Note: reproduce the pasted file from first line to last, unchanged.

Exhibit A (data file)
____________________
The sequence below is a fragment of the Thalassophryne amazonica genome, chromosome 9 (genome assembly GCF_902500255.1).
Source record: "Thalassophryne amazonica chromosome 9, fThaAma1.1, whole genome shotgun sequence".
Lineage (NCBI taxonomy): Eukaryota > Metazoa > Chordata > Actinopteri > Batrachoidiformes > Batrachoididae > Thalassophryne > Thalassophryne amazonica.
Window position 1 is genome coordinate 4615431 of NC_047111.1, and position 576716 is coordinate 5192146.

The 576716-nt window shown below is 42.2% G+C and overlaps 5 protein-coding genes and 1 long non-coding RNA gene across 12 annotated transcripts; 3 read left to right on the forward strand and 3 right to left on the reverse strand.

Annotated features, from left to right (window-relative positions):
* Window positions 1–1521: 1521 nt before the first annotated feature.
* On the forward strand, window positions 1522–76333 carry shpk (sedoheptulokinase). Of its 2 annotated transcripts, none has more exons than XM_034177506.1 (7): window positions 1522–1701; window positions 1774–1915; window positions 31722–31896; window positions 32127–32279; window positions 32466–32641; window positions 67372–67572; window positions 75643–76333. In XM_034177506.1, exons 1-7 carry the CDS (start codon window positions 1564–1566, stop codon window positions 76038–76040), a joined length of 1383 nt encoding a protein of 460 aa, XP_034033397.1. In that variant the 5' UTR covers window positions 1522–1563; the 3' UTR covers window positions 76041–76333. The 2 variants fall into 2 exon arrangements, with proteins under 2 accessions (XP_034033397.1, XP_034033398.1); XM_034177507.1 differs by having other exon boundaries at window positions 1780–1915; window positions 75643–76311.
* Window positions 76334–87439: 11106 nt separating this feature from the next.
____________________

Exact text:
The sequence below is a fragment of the Thalassophryne amazonica genome, chromosome 9 (genome assembly GCF_902500255.1).
Source record: "Thalassophryne amazonica chromosome 9, fThaAma1.1, whole genome shotgun sequence".
Lineage (NCBI taxonomy): Eukaryota > Metazoa > Chordata > Actinopteri > Batrachoidiformes > Batrachoididae > Thalassophryne > Thalassophryne amazonica.
Window position 1 is genome coordinate 4615431 of NC_047111.1, and position 576716 is coordinate 5192146.

The 576716-nt window shown below is 42.2% G+C and overlaps 5 protein-coding genes and 1 long non-coding RNA gene across 12 annotated transcripts; 3 read left to right on the forward strand and 3 right to left on the reverse strand.

Annotated features, from left to right (window-relative positions):
* Window positions 1–1521: 1521 nt before the first annotated feature.
* On the forward strand, window positions 1522–76333 carry shpk (sedoheptulokinase). Of its 2 annotated transcripts, none has more exons than XM_034177506.1 (7): window positions 1522–1701; window positions 1774–1915; window positions 31722–31896; window positions 32127–32279; window positions 32466–32641; window positions 67372–67572; window positions 75643–76333. In XM_034177506.1, exons 1-7 carry the CDS (start codon window positions 1564–1566, stop codon window positions 76038–76040), a joined length of 1383 nt encoding a protein of 460 aa, XP_034033397.1. In that variant the 5' UTR covers window positions 1522–1563; the 3' UTR covers window positions 76041–76333. The 2 variants fall into 2 exon arrangements, with proteins under 2 accessions (XP_034033397.1, XP_034033398.1); XM_034177507.1 differs by having other exon boundaries at window positions 1780–1915; window positions 75643–76311.
* Window positions 76334–87439: 11106 nt separating this feature from the next.